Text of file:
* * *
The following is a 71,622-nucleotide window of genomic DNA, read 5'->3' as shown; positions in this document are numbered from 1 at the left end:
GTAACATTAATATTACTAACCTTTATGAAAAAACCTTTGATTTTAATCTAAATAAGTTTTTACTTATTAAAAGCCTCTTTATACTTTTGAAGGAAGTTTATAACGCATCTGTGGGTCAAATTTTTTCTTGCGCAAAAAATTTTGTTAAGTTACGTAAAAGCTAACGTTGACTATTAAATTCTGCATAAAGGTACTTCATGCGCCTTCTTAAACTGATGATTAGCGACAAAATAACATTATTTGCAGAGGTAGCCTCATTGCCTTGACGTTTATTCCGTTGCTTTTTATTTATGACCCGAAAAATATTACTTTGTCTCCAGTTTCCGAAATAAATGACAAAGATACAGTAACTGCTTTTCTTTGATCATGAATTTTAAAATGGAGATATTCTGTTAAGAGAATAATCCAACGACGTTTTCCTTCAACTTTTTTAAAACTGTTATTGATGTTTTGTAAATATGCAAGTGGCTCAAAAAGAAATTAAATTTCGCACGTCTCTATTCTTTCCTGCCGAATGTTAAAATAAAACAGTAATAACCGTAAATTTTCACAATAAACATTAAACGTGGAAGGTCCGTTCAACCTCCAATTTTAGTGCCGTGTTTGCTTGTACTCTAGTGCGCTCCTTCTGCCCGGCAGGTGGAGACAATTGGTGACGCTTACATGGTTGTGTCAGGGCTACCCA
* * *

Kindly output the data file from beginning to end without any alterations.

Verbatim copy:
The following is a 71,622-nucleotide window of genomic DNA, read 5'->3' as shown; positions in this document are numbered from 1 at the left end:
GTAACATTAATATTACTAACCTTTATGAAAAAACCTTTGATTTTAATCTAAATAAGTTTTTACTTATTAAAAGCCTCTTTATACTTTTGAAGGAAGTTTATAACGCATCTGTGGGTCAAATTTTTTCTTGCGCAAAAAATTTTGTTAAGTTACGTAAAAGCTAACGTTGACTATTAAATTCTGCATAAAGGTACTTCATGCGCCTTCTTAAACTGATGATTAGCGACAAAATAACATTATTTGCAGAGGTAGCCTCATTGCCTTGACGTTTATTCCGTTGCTTTTTATTTATGACCCGAAAAATATTACTTTGTCTCCAGTTTCCGAAATAAATGACAAAGATACAGTAACTGCTTTTCTTTGATCATGAATTTTAAAATGGAGATATTCTGTTAAGAGAATAATCCAACGACGTTTTCCTTCAACTTTTTTAAAACTGTTATTGATGTTTTGTAAATATGCAAGTGGCTCAAAAAGAAATTAAATTTCGCACGTCTCTATTCTTTCCTGCCGAATGTTAAAATAAAACAGTAATAACCGTAAATTTTCACAATAAACATTAAACGTGGAAGGTCCGTTCAACCTCCAATTTTAGTGCCGTGTTTGCTTGTACTCTAGTGCGCTCCTTCTGCCCGGCAGGTGGAGACAATTGGTGACGCTTACATGGTTGTGTCAGGGCTACCCA